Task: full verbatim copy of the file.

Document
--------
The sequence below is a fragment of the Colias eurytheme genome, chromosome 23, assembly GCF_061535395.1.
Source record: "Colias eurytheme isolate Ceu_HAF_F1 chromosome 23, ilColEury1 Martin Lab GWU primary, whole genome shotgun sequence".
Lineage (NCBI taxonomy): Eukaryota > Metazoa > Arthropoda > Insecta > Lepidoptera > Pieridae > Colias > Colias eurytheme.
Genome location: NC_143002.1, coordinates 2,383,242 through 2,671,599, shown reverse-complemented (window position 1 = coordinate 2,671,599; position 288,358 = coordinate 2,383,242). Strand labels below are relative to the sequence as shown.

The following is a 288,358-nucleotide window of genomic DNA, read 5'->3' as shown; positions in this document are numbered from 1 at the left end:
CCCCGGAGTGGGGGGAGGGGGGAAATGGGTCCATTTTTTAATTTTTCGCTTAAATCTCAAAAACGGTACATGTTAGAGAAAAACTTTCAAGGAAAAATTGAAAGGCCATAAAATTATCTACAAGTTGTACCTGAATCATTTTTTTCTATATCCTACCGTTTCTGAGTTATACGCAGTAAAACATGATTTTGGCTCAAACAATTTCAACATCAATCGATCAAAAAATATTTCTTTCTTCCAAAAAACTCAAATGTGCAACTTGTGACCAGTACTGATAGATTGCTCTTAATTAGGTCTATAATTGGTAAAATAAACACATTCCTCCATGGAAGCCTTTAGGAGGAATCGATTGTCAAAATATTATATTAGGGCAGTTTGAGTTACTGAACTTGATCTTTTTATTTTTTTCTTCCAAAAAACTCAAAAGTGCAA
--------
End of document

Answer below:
The sequence below is a fragment of the Colias eurytheme genome, chromosome 23, assembly GCF_061535395.1.
Source record: "Colias eurytheme isolate Ceu_HAF_F1 chromosome 23, ilColEury1 Martin Lab GWU primary, whole genome shotgun sequence".
Lineage (NCBI taxonomy): Eukaryota > Metazoa > Arthropoda > Insecta > Lepidoptera > Pieridae > Colias > Colias eurytheme.
Genome location: NC_143002.1, coordinates 2,383,242 through 2,671,599, shown reverse-complemented (window position 1 = coordinate 2,671,599; position 288,358 = coordinate 2,383,242). Strand labels below are relative to the sequence as shown.

The following is a 288,358-nucleotide window of genomic DNA, read 5'->3' as shown; positions in this document are numbered from 1 at the left end:
CCCCGGAGTGGGGGGAGGGGGGAAATGGGTCCATTTTTTAATTTTTCGCTTAAATCTCAAAAACGGTACATGTTAGAGAAAAACTTTCAAGGAAAAATTGAAAGGCCATAAAATTATCTACAAGTTGTACCTGAATCATTTTTTTCTATATCCTACCGTTTCTGAGTTATACGCAGTAAAACATGATTTTGGCTCAAACAATTTCAACATCAATCGATCAAAAAATATTTCTTTCTTCCAAAAAACTCAAATGTGCAACTTGTGACCAGTACTGATAGATTGCTCTTAATTAGGTCTATAATTGGTAAAATAAACACATTCCTCCATGGAAGCCTTTAGGAGGAATCGATTGTCAAAATATTATATTAGGGCAGTTTGAGTTACTGAACTTGATCTTTTTATTTTTTTCTTCCAAAAAACTCAAAAGTGCAA